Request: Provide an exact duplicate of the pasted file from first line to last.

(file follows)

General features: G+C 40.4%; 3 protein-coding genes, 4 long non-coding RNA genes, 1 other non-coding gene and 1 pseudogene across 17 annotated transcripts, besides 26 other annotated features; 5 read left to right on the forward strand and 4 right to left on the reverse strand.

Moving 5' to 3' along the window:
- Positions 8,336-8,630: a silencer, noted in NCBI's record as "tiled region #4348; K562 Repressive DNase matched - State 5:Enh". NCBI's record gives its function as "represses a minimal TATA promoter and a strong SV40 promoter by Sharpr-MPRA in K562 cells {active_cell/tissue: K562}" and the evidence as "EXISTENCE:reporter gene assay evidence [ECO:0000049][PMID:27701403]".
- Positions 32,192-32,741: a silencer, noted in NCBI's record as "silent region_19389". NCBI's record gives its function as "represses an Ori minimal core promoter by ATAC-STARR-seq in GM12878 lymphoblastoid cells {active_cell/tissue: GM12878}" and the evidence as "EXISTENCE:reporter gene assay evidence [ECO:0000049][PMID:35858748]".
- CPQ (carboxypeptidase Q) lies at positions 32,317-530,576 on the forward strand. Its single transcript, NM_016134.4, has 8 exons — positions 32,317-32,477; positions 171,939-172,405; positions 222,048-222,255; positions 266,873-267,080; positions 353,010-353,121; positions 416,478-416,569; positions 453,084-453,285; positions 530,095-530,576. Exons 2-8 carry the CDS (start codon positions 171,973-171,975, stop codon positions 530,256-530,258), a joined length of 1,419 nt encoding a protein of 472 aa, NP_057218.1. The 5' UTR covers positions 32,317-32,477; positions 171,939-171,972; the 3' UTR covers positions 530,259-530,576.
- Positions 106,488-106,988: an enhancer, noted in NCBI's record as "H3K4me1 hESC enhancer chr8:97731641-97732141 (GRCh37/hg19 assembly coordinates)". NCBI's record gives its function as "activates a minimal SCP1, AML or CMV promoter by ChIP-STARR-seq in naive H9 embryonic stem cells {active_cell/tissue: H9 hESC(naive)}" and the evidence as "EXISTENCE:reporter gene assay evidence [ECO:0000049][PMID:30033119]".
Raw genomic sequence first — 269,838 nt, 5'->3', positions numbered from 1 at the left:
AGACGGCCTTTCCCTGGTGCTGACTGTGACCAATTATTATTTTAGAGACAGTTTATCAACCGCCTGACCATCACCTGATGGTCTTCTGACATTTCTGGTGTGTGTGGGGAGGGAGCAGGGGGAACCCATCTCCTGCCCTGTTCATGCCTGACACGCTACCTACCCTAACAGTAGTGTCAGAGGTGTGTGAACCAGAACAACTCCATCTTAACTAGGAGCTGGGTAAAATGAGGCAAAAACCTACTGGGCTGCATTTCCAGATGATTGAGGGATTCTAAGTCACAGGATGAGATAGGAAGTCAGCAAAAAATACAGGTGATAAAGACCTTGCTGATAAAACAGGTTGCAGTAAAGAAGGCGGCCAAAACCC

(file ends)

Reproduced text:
General features: G+C 40.4%; 3 protein-coding genes, 4 long non-coding RNA genes, 1 other non-coding gene and 1 pseudogene across 17 annotated transcripts, besides 26 other annotated features; 5 read left to right on the forward strand and 4 right to left on the reverse strand.

Moving 5' to 3' along the window:
- Positions 8,336-8,630: a silencer, noted in NCBI's record as "tiled region #4348; K562 Repressive DNase matched - State 5:Enh". NCBI's record gives its function as "represses a minimal TATA promoter and a strong SV40 promoter by Sharpr-MPRA in K562 cells {active_cell/tissue: K562}" and the evidence as "EXISTENCE:reporter gene assay evidence [ECO:0000049][PMID:27701403]".
- Positions 32,192-32,741: a silencer, noted in NCBI's record as "silent region_19389". NCBI's record gives its function as "represses an Ori minimal core promoter by ATAC-STARR-seq in GM12878 lymphoblastoid cells {active_cell/tissue: GM12878}" and the evidence as "EXISTENCE:reporter gene assay evidence [ECO:0000049][PMID:35858748]".
- CPQ (carboxypeptidase Q) lies at positions 32,317-530,576 on the forward strand. Its single transcript, NM_016134.4, has 8 exons — positions 32,317-32,477; positions 171,939-172,405; positions 222,048-222,255; positions 266,873-267,080; positions 353,010-353,121; positions 416,478-416,569; positions 453,084-453,285; positions 530,095-530,576. Exons 2-8 carry the CDS (start codon positions 171,973-171,975, stop codon positions 530,256-530,258), a joined length of 1,419 nt encoding a protein of 472 aa, NP_057218.1. The 5' UTR covers positions 32,317-32,477; positions 171,939-171,972; the 3' UTR covers positions 530,259-530,576.
- Positions 106,488-106,988: an enhancer, noted in NCBI's record as "H3K4me1 hESC enhancer chr8:97731641-97732141 (GRCh37/hg19 assembly coordinates)". NCBI's record gives its function as "activates a minimal SCP1, AML or CMV promoter by ChIP-STARR-seq in naive H9 embryonic stem cells {active_cell/tissue: H9 hESC(naive)}" and the evidence as "EXISTENCE:reporter gene assay evidence [ECO:0000049][PMID:30033119]".
Raw genomic sequence first — 269,838 nt, 5'->3', positions numbered from 1 at the left:
AGACGGCCTTTCCCTGGTGCTGACTGTGACCAATTATTATTTTAGAGACAGTTTATCAACCGCCTGACCATCACCTGATGGTCTTCTGACATTTCTGGTGTGTGTGGGGAGGGAGCAGGGGGAACCCATCTCCTGCCCTGTTCATGCCTGACACGCTACCTACCCTAACAGTAGTGTCAGAGGTGTGTGAACCAGAACAACTCCATCTTAACTAGGAGCTGGGTAAAATGAGGCAAAAACCTACTGGGCTGCATTTCCAGATGATTGAGGGATTCTAAGTCACAGGATGAGATAGGAAGTCAGCAAAAAATACAGGTGATAAAGACCTTGCTGATAAAACAGGTTGCAGTAAAGAAGGCGGCCAAAACCC